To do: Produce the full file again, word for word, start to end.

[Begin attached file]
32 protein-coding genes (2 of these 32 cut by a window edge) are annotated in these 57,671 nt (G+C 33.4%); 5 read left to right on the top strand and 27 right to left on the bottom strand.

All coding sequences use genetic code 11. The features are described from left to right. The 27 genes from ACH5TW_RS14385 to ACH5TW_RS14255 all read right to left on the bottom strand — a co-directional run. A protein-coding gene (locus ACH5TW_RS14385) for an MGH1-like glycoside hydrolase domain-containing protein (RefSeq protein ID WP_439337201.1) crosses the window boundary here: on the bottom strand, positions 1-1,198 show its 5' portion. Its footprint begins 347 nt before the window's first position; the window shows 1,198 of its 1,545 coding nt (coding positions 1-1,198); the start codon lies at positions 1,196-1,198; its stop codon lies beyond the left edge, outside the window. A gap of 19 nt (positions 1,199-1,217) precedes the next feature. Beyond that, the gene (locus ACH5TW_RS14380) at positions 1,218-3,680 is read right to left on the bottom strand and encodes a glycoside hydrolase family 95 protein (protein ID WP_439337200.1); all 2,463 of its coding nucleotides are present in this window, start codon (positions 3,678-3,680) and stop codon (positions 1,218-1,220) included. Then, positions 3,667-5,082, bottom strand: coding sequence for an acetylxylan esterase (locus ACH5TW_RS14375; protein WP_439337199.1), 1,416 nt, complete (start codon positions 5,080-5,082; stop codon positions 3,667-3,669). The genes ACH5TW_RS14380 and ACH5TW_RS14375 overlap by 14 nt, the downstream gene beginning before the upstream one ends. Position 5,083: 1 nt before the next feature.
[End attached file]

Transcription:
32 protein-coding genes (2 of these 32 cut by a window edge) are annotated in these 57,671 nt (G+C 33.4%); 5 read left to right on the top strand and 27 right to left on the bottom strand.

All coding sequences use genetic code 11. The features are described from left to right. The 27 genes from ACH5TW_RS14385 to ACH5TW_RS14255 all read right to left on the bottom strand — a co-directional run. A protein-coding gene (locus ACH5TW_RS14385) for an MGH1-like glycoside hydrolase domain-containing protein (RefSeq protein ID WP_439337201.1) crosses the window boundary here: on the bottom strand, positions 1-1,198 show its 5' portion. Its footprint begins 347 nt before the window's first position; the window shows 1,198 of its 1,545 coding nt (coding positions 1-1,198); the start codon lies at positions 1,196-1,198; its stop codon lies beyond the left edge, outside the window. A gap of 19 nt (positions 1,199-1,217) precedes the next feature. Beyond that, the gene (locus ACH5TW_RS14380) at positions 1,218-3,680 is read right to left on the bottom strand and encodes a glycoside hydrolase family 95 protein (protein ID WP_439337200.1); all 2,463 of its coding nucleotides are present in this window, start codon (positions 3,678-3,680) and stop codon (positions 1,218-1,220) included. Then, positions 3,667-5,082, bottom strand: coding sequence for an acetylxylan esterase (locus ACH5TW_RS14375; protein WP_439337199.1), 1,416 nt, complete (start codon positions 5,080-5,082; stop codon positions 3,667-3,669). The genes ACH5TW_RS14380 and ACH5TW_RS14375 overlap by 14 nt, the downstream gene beginning before the upstream one ends. Position 5,083: 1 nt before the next feature.